Have you ever been in a situation that forced you to wait? No, redlights and department store lines don’t count! I remember waiting to receive my acceptance letter from College. Maybe you have had loved ones in surgery and had to wait with other family members in hopes of success. I’m sure each of you can bring to rememberance many areas and times in life where you were stuck waiting. Were we really stuck?
Many times in life I find myself pursuing my own way, sometimes foolishly forgetting to consult God before I make a decision. Historically speaking this ALWAYS ends up being one more lesson session from my Loving God.
Below is an article that I recently read from Dr. Charles Stanley that shares many valuable benefits from learning to wait on the Lord. I would love to get some feedback on what God has taught you in the waiting periods of your life.
Waiting on the Lord does not mean doing nothing. Oftentimes, a period of waiting means spending time actively seeking God’s will in prayer.
We wait where we are, doing what God says to do, until He intervenes or tells us to do something different. For instance, we usually shouldn’t quit our jobs before God leads us to new ones.
What are the Benefits of Waiting?
1. We discover God’s purpose for us.
Write a brief prayer, asking God to increase your faith to trust that He has something good for you in that difficult area.
God is not stringing us along to tantalize us. He is not saying, like earthly parents, “Well, we’ll see.” He promises to provide what we need, when we really need it.
2. We receive supernatural physical energy. (Isaiah 40:29-31)
Actively waiting on God energizes us. When we wait on Him, He supplies us with supernatural physical strength.
When the Lord finally delivered David from the hands of his enemies, including Saul, David attributed his strength to the Lord, “For You have girded me with strength for battle; You have subdued under me those who rose up against me” (2 Samuel 22:40).
Describe a situation in which you were able to rely on the supernatural strength of the Lord for either physical or emotional energy. (If you haven’t experienced this, you may want to write a prayer asking God to show you how to depend on His energy.)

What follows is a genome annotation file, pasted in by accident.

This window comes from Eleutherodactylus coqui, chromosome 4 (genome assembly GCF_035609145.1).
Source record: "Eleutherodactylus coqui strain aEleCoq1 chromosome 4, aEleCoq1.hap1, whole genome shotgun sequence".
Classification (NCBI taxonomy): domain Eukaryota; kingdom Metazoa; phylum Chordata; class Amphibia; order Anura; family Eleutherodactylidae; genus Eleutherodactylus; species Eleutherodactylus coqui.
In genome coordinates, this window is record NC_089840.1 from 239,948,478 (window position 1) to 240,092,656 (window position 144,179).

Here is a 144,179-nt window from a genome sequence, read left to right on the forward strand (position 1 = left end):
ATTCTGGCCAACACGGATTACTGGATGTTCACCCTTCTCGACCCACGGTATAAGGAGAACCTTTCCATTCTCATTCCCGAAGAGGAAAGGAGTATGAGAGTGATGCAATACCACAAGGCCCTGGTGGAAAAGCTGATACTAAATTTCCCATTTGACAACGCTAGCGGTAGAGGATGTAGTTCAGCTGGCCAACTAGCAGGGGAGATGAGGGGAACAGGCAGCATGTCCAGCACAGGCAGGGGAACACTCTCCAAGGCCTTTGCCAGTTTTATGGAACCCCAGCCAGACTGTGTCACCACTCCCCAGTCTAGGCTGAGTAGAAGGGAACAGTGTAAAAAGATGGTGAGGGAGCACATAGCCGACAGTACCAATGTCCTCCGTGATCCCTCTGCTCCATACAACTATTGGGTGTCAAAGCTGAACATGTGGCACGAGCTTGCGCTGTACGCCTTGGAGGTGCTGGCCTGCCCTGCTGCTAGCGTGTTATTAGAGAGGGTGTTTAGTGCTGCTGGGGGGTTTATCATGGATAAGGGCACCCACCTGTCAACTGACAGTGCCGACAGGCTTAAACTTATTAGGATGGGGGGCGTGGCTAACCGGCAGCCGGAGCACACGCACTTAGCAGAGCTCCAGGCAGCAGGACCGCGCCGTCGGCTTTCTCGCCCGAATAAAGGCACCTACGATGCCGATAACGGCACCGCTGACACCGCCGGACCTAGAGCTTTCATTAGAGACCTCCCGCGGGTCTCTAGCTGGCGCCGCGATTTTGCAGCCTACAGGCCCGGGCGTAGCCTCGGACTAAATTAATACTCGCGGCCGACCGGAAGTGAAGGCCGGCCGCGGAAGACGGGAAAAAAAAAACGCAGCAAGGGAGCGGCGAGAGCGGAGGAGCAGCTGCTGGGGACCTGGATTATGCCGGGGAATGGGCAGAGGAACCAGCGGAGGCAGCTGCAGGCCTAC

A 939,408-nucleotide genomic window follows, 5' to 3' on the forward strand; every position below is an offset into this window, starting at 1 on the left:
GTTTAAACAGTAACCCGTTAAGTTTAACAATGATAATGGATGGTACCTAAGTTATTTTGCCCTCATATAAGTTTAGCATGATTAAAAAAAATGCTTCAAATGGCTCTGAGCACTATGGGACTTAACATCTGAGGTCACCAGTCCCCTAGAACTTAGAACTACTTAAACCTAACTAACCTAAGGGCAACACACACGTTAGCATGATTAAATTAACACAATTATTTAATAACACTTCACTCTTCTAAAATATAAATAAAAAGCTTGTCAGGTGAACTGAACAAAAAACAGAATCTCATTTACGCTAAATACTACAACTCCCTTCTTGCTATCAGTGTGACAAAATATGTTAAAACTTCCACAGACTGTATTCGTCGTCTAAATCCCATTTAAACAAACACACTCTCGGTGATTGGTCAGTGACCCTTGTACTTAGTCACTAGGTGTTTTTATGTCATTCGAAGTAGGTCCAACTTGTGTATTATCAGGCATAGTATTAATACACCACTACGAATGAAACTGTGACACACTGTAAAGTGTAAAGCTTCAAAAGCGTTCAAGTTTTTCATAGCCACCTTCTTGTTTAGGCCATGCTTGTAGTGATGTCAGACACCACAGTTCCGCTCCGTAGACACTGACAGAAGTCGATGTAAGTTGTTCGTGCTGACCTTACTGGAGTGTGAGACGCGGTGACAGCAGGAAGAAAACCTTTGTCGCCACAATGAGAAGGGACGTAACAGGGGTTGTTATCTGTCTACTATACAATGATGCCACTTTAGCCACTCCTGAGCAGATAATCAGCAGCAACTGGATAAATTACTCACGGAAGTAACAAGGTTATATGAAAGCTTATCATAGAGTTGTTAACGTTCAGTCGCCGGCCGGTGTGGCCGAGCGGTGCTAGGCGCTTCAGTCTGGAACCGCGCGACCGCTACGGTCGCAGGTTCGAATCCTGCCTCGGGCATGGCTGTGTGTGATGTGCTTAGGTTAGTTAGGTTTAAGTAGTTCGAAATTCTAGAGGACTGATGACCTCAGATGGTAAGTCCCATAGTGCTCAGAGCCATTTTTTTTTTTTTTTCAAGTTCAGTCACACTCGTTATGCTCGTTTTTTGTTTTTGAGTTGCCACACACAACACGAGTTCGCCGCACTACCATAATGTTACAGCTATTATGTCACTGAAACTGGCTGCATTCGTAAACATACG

3. We win battles.
In Biblical times, manpower and horsepower usually determined the odds of success, humanly speaking. However, God’s criteria for success are different. Read Psalm 147: 10-11.
What natural talents or strengths do you tend to depend on instead of the Lord?
Why do you think waiting on God empowers us for victory?
4. We receive answers to our prayers.
Psalm 40:1 says, “I waited patiently for the Lord; and He inclined to me, and heard my cry.” Many times, God requires us to go through a season of waiting before He answers our prayers for provision, guidance, or healing. If we are unwilling to wait on God, we fall into sin—trying to meet our needs ourselves—or simply miss His timing. Either way, we won’t experience His best for our lives.
Think of a time when you became weary of waiting on God’s direction or His provision for your need. Did you wait patiently on Him, or did you rush ahead without His guidance or blessing? What was the outcome of your action?
When others encourage us to forge ahead instead of waiting on God, we should remember that He will not let us down.
God Uses Waiting
While we wait, God may change circumstances, get us in step with Him, and prepare us for His answers. Think of a situation in which you had to wait on the fulfillment of a dream or desire and describe how God used the time you waited.
Waiting is not wasted time. No matter why we are waiting on the Lord, God will use the long pauses in our lives if we let Him. He is the God who “acts for the one who waits for Him” (Isaiah 64:4).
Father, thank You for having a purpose and a plan for every season of my life. Help me wait patiently on Your best in every area of my life. Increase my trust that You will do something wonderful in my life if I submit to Your timing. In Jesus’ name, amen.
-Adapted from Charles Stanley’s Handbook for Christian Living. pp. 333-335. 1996.